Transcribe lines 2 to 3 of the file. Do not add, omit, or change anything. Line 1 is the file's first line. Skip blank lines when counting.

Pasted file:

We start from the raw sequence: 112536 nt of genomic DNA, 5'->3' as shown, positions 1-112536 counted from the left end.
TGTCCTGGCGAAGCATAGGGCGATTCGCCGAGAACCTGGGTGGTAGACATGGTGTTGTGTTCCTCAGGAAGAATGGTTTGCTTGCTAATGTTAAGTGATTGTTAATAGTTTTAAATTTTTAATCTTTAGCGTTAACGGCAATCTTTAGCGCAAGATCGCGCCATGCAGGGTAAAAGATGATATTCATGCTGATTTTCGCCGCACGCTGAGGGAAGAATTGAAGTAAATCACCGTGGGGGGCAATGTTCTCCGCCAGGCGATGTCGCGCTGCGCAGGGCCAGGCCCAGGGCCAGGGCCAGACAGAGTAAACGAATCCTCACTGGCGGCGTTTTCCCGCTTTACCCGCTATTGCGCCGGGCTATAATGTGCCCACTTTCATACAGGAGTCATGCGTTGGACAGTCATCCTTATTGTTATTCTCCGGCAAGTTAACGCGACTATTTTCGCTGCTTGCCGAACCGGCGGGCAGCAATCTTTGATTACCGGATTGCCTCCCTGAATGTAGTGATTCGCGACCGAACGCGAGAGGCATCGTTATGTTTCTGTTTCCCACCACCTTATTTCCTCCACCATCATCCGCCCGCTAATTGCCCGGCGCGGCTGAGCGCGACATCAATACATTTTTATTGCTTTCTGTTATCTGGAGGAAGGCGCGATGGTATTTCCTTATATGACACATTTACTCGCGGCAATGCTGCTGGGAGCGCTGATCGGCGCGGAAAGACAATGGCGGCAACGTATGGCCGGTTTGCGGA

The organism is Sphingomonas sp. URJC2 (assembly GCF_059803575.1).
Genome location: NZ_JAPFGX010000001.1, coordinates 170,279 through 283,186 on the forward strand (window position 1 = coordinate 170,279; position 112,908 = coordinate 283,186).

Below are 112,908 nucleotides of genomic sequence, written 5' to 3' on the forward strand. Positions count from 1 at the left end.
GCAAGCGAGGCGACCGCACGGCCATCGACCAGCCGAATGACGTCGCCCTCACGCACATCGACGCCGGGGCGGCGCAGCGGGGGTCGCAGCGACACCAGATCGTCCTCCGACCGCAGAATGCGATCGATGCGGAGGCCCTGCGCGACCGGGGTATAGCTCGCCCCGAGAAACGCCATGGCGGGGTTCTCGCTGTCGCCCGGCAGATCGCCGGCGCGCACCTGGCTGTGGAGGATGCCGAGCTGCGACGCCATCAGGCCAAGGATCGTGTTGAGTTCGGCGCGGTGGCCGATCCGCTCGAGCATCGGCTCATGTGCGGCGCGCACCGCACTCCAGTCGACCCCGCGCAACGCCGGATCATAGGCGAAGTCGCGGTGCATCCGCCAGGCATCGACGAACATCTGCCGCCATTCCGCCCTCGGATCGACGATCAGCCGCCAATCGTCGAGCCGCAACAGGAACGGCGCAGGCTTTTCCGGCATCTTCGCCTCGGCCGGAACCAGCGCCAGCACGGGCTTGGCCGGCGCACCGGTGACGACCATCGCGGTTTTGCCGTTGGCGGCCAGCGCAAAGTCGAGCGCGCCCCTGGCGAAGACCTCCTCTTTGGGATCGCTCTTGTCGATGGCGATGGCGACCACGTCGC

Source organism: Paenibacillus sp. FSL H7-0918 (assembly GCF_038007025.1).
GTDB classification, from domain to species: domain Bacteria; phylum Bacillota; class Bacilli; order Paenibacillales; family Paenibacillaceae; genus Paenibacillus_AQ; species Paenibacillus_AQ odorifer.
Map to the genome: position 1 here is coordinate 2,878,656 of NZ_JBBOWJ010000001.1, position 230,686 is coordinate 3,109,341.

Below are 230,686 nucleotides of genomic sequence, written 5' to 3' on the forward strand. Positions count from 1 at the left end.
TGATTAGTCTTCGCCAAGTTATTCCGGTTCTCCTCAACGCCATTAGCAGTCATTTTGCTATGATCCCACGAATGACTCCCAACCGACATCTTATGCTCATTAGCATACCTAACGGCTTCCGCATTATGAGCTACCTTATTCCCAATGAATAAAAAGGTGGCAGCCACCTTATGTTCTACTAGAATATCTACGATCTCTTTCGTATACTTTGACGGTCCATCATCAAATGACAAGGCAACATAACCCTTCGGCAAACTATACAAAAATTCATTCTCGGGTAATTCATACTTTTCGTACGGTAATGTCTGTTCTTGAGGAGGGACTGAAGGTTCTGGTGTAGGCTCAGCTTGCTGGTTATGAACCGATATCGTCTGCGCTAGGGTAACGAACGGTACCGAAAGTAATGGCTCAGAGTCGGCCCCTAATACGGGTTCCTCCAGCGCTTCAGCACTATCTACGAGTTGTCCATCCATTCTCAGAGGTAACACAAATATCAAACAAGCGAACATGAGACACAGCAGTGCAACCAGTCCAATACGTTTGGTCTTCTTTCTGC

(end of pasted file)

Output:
TGTCCTGGCGAAGCATAGGGCGATTCGCCGAGAACCTGGGTGGTAGACATGGTGTTGTGTTCCTCAGGAAGAATGGTTTGCTTGCTAATGTTAAGTGATTGTTAATAGTTTTAAATTTTTAATCTTTAGCGTTAACGGCAATCTTTAGCGCAAGATCGCGCCATGCAGGGTAAAAGATGATATTCATGCTGATTTTCGCCGCACGCTGAGGGAAGAATTGAAGTAAATCACCGTGGGGGGCAATGTTCTCCGCCAGGCGATGTCGCGCTGCGCAGGGCCAGGCCCAGGGCCAGGGCCAGACAGAGTAAACGAATCCTCACTGGCGGCGTTTTCCCGCTTTACCCGCTATTGCGCCGGGCTATAATGTGCCCACTTTCATACAGGAGTCATGCGTTGGACAGTCATCCTTATTGTTATTCTCCGGCAAGTTAACGCGACTATTTTCGCTGCTTGCCGAACCGGCGGGCAGCAATCTTTGATTACCGGATTGCCTCCCTGAATGTAGTGATTCGCGACCGAACGCGAGAGGCATCGTTATGTTTCTGTTTCCCACCACCTTATTTCCTCCACCATCATCCGCCCGCTAATTGCCCGGCGCGGCTGAGCGCGACATCAATACATTTTTATTGCTTTCTGTTATCTGGAGGAAGGCGCGATGGTATTTCCTTATATGACACATTTACTCGCGGCAATGCTGCTGGGAGCGCTGATCGGCGCGGAAAGACAATGGCGGCAACGTATGGCCGGTTTGCGGA

The organism is Sphingomonas sp. URJC2 (assembly GCF_059803575.1).